Hardware Overview & CPU Performance
Inside the G Flex 2 is Qualcomm’s Snapdragon 810 SoC, which we first reviewed in the HTC One M9. The implementation of the SoC was slightly difference in HTC’s flagship, due to aggressive CPU and GPU downclocking in some circumstances, which we shouldn’t see as much of in the G Flex.
The Snapdragon 810 features an eight-core CPU made up of a quad-core ARM Cortex-A57 cluster clocked at 1.96 GHz and a quad-core ARM Cortex-A53 CPU clocked at 1.56 GHz. There’s also an Adreno 430 GPU clocked at 600 MHz, and a dual-channel 32-bit LPDDR4-1600 memory controller providing 25.6 GB/s of bandwidth. As the SoC uses ARMv8 CPU cores, it’s fully 64-bit compliant.
There’s also support for LTE Category 9 in the Snapdragon 810, which supports connections of 450 Mbps downstream and 50 Mbps up. Other connectivity features include Wi-Fi 802.11a/b/g/n/ac, Bluetooth 4.1, and A-GPS+GLONASS. If you want to read more about the Snapdragon 810, check out my review of the HTC One M9 which goes in to more detail on Qualcomm’s flagship silicon.
As for hardware specific to the G Flex 2, we’re seeing either 2 or 3 GB of RAM depending on whether you get a model with 16 or 32 GB of internal storage. If 32 GB isn’t enough for you, there’s also microSDXC card support via a slot under the back cover. You also get NFC, which is standard for a flagship smartphone, and infrared for controlling home theatre equipment through a built-in app.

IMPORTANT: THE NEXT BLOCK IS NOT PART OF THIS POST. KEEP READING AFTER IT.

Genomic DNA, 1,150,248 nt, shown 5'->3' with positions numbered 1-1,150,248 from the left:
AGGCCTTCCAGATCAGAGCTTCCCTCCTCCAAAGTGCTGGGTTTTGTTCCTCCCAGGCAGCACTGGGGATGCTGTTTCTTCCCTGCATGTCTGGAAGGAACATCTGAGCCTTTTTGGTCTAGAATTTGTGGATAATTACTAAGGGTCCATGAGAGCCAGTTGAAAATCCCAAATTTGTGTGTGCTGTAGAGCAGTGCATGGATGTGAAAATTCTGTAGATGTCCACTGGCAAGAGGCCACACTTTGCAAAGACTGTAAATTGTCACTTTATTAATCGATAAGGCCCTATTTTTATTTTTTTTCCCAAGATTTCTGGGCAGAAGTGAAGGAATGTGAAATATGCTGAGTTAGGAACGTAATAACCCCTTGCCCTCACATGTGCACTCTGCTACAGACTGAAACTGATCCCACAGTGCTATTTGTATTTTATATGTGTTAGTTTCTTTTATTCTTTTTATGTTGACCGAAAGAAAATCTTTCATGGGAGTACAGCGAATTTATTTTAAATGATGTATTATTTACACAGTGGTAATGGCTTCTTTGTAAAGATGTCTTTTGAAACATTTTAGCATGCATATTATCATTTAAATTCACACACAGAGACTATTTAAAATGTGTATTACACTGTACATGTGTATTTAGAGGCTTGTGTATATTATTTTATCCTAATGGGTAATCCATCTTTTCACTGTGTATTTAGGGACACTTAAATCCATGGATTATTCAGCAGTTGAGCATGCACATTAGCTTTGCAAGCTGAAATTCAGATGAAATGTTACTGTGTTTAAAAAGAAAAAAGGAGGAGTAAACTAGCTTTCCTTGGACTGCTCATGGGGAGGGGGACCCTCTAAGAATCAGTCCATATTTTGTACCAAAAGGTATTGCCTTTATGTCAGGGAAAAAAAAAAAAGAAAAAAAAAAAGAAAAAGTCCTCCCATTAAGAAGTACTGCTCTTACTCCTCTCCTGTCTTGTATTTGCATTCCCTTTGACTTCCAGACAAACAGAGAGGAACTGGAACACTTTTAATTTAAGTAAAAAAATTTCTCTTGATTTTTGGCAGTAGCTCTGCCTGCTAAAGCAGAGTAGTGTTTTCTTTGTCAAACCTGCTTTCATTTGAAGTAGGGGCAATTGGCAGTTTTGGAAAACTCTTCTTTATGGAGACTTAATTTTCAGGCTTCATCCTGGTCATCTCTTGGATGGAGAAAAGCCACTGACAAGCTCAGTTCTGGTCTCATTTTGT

As with many phones today, there are several variations of the LG G Flex 2, each supporting a different range of LTE bands. Rather than listing all the variants here, check with your carrier before purchasing the G Flex 2 to ensure there’s good compatibility.
Before I get straight into the benchmarks, it’s worth talking about how the G Flex 2 performs in a general sense. While the Snapdragon 810 is undoubtedly a powerful chip, LG hasn’t done a great job of optimizing their skin, so after a few weeks of use the G Flex 2 can feel a bogged down. This manifests itself as a somewhat laggy interface on occasion, and it can slow down multi-tasking that is otherwise extremely snappy.
Luckily the G Flex 2 isn’t naturally a laggy device, meaning most of the time it’ll feel blazing fast. However you’d expect a modern flagship to be fast all the time, so I hope LG can address the occasional slowdown through a software update.
Due to less aggressive throttling, the LG G Flex 2 is 12% faster than the HTC One M9 in CPU limited workloads, despite the One M9 using the same SoC. This lead extends to 15% when looking across each individual test in the system benchmarks we run, which factors in NAND, memory and (sometimes) GPU performance. All things considered this is a pretty good result for the G Flex 2.
Compared to the LG G3, which used Qualcomm’s Snapdragon 801 SoC, we’re seeing gains of 49% on the CPU side and 44% from a general system perspective, which again is a great result for a device less than a year newer. For those interested, the G Flex 2 was around 25-30% faster than the Snapdragon 805 Galaxy Note 4, albeit with a more limited sample of benchmarks to compare.